The newest episode of Health Matters with Doylestown Hospital offers an
eye-opening look at the dangers of smoking and tobacco use. The CBTV show
includes a list of free resources for stopping smoking.
Ever seen the lung of a smoker up close?
It's not pretty.
The latest episode of "Health Matters with Doylestown Hospital" on
CBTV, Chris Anderson, Director
of Respiratory Therapy, offers up the lobe of a smoker diagnosed with
emphysema and a cancerous tumor. The lung is black.
That's the tar, which never leaves the lung, says James McClurken, MD, Doylestown Hospital cardiothoracic surgeon, adding
"the lungs of non-smokers are baby pink."
The blackened lung is a visual reminder of the dangers of smoking, which
is the leading cause of preventable death worldwide. Cigarette smoking is
the number one risk factor for lung cancer. In the United States, cigarette
smoking is linked to about 85% of lung cancers.
Dr. McClurken notes that lung cancer that is caught early can be
treatable. Doylestown Hospital offers low-dose CT screening for appropriate patients who meet criteria and
are at high risk for lung cancer.
Lung Cancer Statistics
In Pennsylvania, 21.4% of adults (2.1
million) smoke; the national rate is 18.1%. Nearly 19% of high school
students (about 125,000) smoke in Pennsylvania; the national rate is 15.7%.
On the national level, cigarette smoking is responsible for more than
480,000 deaths per year in the United States, including about 41,000 deaths
resulting from secondhand smoke exposure. On average, smokers die 10 years
earlier than nonsmokers.
In this episode of Health Matters on CBTV, Dr. McClurken explains how
smoking accelerates the aging process in people both inside and out,
including developing wrinkles in the skin at a younger age.
Another number to consider is your potential salary. Health Matters
moderator Sheri Putnam raises the point that an increasing number of
companies and organizations are not hiring users of tobacco. Doylestown
Hospital announced its decision not to hire tobacco users in July. The
Doylestown Hospital campus, as well as all other Bucks County hospitals,
have been tobacco free for several years.
Watch Video: "Health Matters" Takes on Tobacco and
E-cigarettes and Vaping
There is a new form of tobacco usage that
is gaining popularity, especially among young people; the use of electronic
cigarettes (e-cigarettes) or "vaping." "Vape," the 2014 Word of the Year
according to the Oxford Dictionary, is defined as to " inhale and
exhale the vapour produced by an electronic cigarette or similar device".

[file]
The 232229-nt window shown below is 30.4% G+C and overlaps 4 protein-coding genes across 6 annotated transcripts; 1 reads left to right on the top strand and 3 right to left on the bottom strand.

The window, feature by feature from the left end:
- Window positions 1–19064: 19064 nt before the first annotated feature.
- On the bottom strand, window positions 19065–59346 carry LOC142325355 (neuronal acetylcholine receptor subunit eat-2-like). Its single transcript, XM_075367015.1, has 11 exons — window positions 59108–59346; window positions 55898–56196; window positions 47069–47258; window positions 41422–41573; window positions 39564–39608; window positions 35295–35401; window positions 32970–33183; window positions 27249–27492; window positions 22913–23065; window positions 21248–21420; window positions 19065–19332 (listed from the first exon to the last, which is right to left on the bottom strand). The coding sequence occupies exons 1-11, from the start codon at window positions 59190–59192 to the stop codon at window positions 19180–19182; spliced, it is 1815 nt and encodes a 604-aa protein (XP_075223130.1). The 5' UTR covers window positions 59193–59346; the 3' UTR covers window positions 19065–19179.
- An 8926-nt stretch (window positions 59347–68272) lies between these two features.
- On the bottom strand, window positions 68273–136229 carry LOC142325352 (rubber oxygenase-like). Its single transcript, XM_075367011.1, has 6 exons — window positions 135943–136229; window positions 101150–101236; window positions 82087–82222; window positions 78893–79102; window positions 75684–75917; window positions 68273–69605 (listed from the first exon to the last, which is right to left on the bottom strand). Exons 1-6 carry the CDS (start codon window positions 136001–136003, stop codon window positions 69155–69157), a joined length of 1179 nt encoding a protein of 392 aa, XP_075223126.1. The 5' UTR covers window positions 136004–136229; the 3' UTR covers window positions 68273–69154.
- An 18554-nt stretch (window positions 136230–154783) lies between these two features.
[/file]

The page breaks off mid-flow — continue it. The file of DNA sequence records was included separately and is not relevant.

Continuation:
The Centers for Disease Control and Prevention (CDC) recently announced
that e-cigarette use has tripled among teenagers in just two years. The
recent report also indicates that among all high school students, 4.5
percent reported using e-cigarettes within the last 30 days and 1.1 percent
of middle school students reported using e-cigarettes in the last 30
As usage among teens and middle school students is growing, vapor shops
or parlors are also popping up all over the country, including locally.
Chris Anderson and Dr. McClurken both agree that while there needs to be
more research on the effects of vaping, the use of tobacco is addictive and
is not good for overall health.
It's Never Too Late to Quit
Dr. McClurken reminds Health Matters viewers that quitting smoking and
other tobacco use is always a good idea. Stopping smoking reduces the risk
of lung and other forms of cancer, the risk of cardiovascular disease and
stroke, as well as chronic obstructive pulmonary disease (COPD) -- one of
the leading causes of death in the United States.
At the end of Health Matters, viewers can see a list of free smoking
cessation resources both locally, statewide and national.
Health Matters with Doylestown Hospital airs regularly on CBTV. View the
About Doylestown Health
Doylestown Health is a comprehensive system of inpatient, outpatient and community services connected to meet the health and wellness needs of all members of the community. Our independent and nonprofit system is dedicated to healthcare excellence from childbirth to end-of-life care.
By posting on the Dialogue Online blog, I understand and agree that my comments will be reviewed and may be removed if they are libelous or otherwise illegal, or contain abusive, obscene, or otherwise inappropriate material. Please do not share personal health or financial information on the blog. I also understand that my comments will be available for view by the public and may be copied, stored, reproduced or disclosed by a third party for any use. For more information, please review the Doylestown Hospital's commenting guidelines.